We are seeing, I believe, greater acceptance and celebration towards diverse sexualities and genders. More people, feeling safe to be themselves? I celebrate that!

By learning about LGBTQ folks, and others who are traditionally left out of the history books, we get a more complete, complex, picture of our history and culture. What I’m offering here is a small glimpse at the contributions LGBTQ folks have made to our history.

We’wha, Zuni Nation, 1886

We’wha was born in 1849 as a member of Zuni nation. We’wha was Lhamana. Today, We’wha might be described as two-spirit or mixed gender. We’wha wore clothing and took on roles traditional to both men and women.  We’wha befriended American anthropologist Matilda Coxe Stevenson, which led to most of the English writing on the Zuni people.

In 1886, We’wha served in a Zuni delegation to US President Grover Cleveland, and was received as a Zuni princess. After their visit, conflicts broke out between the Zuni and Americans, resulting in We’wha’s arrest.

We’wha was an accomplished artist, potter, and weaver whose art was displayed at the National Museum.

Christine Jorgensen, 1954

Christine Jorgensen was born in 1926 in the Bronx, New York. She was the first visible person to undergo gender confirmation surgery. After her surgery in Denmark, her story featured in the New York Daily News, giving her a platform to advocate for the rights of transgender people. Her book, Christine Jorgensen: A Personal Autobiography sold 450,000 copes. Jorgensen influenced other trans people to change their names and sex on their birth certificates. She challenged the binary notions of “sex” and “gender.”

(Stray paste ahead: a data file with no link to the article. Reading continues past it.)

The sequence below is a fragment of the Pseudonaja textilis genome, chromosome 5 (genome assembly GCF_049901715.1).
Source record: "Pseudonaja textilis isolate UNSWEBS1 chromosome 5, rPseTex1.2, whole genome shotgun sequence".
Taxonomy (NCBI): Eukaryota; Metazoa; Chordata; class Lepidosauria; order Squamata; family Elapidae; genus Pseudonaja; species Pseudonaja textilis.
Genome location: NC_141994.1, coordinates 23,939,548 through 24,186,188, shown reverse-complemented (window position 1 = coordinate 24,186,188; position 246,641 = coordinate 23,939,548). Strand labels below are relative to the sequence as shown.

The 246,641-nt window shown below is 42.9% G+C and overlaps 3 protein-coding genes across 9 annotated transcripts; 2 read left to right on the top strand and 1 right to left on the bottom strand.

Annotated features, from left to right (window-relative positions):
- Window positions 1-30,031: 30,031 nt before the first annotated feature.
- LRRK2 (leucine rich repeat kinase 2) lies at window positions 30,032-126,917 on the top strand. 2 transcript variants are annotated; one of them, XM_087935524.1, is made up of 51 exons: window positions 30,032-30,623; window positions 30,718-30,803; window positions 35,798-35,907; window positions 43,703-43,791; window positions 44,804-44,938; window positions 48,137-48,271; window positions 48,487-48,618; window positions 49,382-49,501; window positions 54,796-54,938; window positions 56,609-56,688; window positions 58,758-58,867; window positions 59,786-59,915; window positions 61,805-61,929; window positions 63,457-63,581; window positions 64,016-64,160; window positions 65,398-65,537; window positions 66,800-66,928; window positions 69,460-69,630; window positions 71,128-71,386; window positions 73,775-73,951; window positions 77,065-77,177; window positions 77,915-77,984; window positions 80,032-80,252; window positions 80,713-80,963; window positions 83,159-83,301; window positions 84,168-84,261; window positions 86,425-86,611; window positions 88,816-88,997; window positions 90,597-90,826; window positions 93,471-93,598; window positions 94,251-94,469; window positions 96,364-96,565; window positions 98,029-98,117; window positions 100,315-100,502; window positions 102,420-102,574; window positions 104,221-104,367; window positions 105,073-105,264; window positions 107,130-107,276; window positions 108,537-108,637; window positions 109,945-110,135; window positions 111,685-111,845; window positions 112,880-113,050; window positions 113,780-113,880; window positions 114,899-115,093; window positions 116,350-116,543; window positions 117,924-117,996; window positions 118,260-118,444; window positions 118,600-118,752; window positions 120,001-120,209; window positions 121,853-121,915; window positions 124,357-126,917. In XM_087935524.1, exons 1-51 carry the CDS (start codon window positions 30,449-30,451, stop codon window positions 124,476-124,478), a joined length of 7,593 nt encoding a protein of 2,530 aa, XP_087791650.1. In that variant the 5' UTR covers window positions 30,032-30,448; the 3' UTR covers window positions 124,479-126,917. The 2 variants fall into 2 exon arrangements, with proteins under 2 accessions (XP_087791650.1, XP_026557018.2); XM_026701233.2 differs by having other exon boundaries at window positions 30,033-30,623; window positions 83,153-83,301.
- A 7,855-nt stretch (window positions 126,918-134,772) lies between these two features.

Kathy Kozachenko is the first openly gay or lesbian candidate to be elected to any political office in the US. She ran as a member of the Human Rights Party in Ann Arbor, Michigan. Kozachenko won her seat by 52 votes.

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In 2013, Tammy Baldwin, a democrat from Wisconsin, is elected to the Senate. She is the first openly lesbian Senator to serve. She is still in office.  Also in 2013, Jazz Jennings co-wrote a children’s book, I am Jazz, about her life as a transgender child.

MTV’s True Life aired an episode about being genderqueer, showing many people that gender is not binary and how to use the singular they pronoun.

Danica Roem, heavy metal fan and journalist, is the first openly transgender person elected to the VA Assembly, and the first US state legislator that is openly transgender. As a first-time candidate in 2017, she defeated a 13-term incumbent who called himself a “chief homophobe” and sponsored VA’s bathroom bill. She outraised her opponent 5 to 1.

The 116th Congress includes Krysten Sinema, the first openly bisexual Senator, Angie Craig, the first same-sex mother in Congress and Sharice Davids, the first openly gay woman of color in Congress. Other LGB members of the 116th Congress include Chris Pappas, Katie Hill, Mark Takano, Mark Pocan, Sean Maloney, David Cicilline, and Jared Polis. The T was left out on purpose- there has never been an openly transgender member of Congress.